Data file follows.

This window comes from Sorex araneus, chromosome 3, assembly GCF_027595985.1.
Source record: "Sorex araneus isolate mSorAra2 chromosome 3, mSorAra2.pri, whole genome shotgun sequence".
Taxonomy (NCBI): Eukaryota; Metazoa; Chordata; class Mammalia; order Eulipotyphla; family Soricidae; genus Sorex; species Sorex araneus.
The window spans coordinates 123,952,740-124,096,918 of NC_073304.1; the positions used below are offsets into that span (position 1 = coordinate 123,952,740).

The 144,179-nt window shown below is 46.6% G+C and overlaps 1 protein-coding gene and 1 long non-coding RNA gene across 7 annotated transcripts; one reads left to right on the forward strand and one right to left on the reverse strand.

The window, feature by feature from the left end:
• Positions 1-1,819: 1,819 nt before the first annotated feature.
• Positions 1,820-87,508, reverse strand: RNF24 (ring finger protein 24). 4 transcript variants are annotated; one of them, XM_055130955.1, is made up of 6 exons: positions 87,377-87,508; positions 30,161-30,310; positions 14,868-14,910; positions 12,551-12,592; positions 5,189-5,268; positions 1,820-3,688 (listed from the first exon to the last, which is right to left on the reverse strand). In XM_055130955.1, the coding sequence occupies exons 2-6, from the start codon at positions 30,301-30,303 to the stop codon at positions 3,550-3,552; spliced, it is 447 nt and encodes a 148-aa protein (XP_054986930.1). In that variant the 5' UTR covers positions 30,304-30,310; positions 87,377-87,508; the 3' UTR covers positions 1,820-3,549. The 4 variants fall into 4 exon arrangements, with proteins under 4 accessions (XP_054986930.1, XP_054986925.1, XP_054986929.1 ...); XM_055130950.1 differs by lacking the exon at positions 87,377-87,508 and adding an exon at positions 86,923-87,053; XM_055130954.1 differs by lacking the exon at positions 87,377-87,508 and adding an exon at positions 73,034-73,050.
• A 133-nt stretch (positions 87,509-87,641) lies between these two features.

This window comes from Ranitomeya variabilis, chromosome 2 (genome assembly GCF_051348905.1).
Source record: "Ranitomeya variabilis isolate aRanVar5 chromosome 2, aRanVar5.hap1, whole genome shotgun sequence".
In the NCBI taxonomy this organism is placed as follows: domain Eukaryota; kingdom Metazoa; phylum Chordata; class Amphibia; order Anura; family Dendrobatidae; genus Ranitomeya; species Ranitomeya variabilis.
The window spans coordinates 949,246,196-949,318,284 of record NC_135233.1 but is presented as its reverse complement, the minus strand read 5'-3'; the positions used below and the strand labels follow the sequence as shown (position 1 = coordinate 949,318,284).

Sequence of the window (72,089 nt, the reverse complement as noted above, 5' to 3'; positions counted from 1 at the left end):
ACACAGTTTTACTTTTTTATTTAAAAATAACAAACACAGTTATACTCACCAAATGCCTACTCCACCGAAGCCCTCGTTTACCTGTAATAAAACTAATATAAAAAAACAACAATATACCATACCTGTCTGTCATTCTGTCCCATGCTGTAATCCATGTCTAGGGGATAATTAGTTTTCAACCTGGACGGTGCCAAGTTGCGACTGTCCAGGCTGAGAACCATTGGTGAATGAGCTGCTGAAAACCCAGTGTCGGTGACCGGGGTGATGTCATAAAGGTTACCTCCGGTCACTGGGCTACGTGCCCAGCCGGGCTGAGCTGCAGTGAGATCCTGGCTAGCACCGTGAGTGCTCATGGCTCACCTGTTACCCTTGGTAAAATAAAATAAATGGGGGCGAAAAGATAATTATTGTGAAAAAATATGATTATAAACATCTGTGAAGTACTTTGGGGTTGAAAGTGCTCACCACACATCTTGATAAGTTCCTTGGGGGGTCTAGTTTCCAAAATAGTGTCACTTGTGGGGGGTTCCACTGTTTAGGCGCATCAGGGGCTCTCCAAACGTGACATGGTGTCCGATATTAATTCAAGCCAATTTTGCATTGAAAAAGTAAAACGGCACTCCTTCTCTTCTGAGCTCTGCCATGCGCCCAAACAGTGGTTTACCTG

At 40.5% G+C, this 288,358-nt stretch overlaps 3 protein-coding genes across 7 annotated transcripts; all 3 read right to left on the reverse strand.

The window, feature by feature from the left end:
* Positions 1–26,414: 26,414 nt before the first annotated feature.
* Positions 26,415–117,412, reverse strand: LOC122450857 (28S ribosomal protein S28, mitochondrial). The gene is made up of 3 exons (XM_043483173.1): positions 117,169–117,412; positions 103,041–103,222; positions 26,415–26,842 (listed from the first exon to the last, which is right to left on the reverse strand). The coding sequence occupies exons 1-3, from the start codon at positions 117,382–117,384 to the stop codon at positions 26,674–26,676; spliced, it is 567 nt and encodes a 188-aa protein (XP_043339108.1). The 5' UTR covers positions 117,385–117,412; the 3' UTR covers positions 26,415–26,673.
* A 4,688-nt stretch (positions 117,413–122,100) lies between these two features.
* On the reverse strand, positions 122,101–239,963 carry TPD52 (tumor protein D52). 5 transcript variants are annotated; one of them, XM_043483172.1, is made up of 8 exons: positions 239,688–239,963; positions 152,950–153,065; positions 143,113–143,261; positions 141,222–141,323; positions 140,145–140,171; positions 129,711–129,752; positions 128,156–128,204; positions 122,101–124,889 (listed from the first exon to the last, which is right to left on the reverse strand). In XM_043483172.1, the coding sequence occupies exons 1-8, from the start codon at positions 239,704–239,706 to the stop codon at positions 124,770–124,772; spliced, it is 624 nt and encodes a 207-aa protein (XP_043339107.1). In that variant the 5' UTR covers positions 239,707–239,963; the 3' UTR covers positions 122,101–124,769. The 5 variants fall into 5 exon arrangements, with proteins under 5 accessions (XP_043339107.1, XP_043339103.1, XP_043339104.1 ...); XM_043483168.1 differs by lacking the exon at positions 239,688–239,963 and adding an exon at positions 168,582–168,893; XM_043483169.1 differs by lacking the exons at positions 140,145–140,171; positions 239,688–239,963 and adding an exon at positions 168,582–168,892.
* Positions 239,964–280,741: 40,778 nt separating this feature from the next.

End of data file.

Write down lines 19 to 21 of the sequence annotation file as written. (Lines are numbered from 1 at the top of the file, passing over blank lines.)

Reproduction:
* Positions 26,415–117,412, reverse strand: LOC122450857 (28S ribosomal protein S28, mitochondrial). The gene is made up of 3 exons (XM_043483173.1): positions 117,169–117,412; positions 103,041–103,222; positions 26,415–26,842 (listed from the first exon to the last, which is right to left on the reverse strand). The coding sequence occupies exons 1-3, from the start codon at positions 117,382–117,384 to the stop codon at positions 26,674–26,676; spliced, it is 567 nt and encodes a 188-aa protein (XP_043339108.1). The 5' UTR covers positions 117,385–117,412; the 3' UTR covers positions 26,415–26,673.
* A 4,688-nt stretch (positions 117,413–122,100) lies between these two features.
* On the reverse strand, positions 122,101–239,963 carry TPD52 (tumor protein D52). 5 transcript variants are annotated; one of them, XM_043483172.1, is made up of 8 exons: positions 239,688–239,963; positions 152,950–153,065; positions 143,113–143,261; positions 141,222–141,323; positions 140,145–140,171; positions 129,711–129,752; positions 128,156–128,204; positions 122,101–124,889 (listed from the first exon to the last, which is right to left on the reverse strand). In XM_043483172.1, the coding sequence occupies exons 1-8, from the start codon at positions 239,704–239,706 to the stop codon at positions 124,770–124,772; spliced, it is 624 nt and encodes a 207-aa protein (XP_043339107.1). In that variant the 5' UTR covers positions 239,707–239,963; the 3' UTR covers positions 122,101–124,769. The 5 variants fall into 5 exon arrangements, with proteins under 5 accessions (XP_043339107.1, XP_043339103.1, XP_043339104.1 ...); XM_043483168.1 differs by lacking the exon at positions 239,688–239,963 and adding an exon at positions 168,582–168,893; XM_043483169.1 differs by lacking the exons at positions 140,145–140,171; positions 239,688–239,963 and adding an exon at positions 168,582–168,892.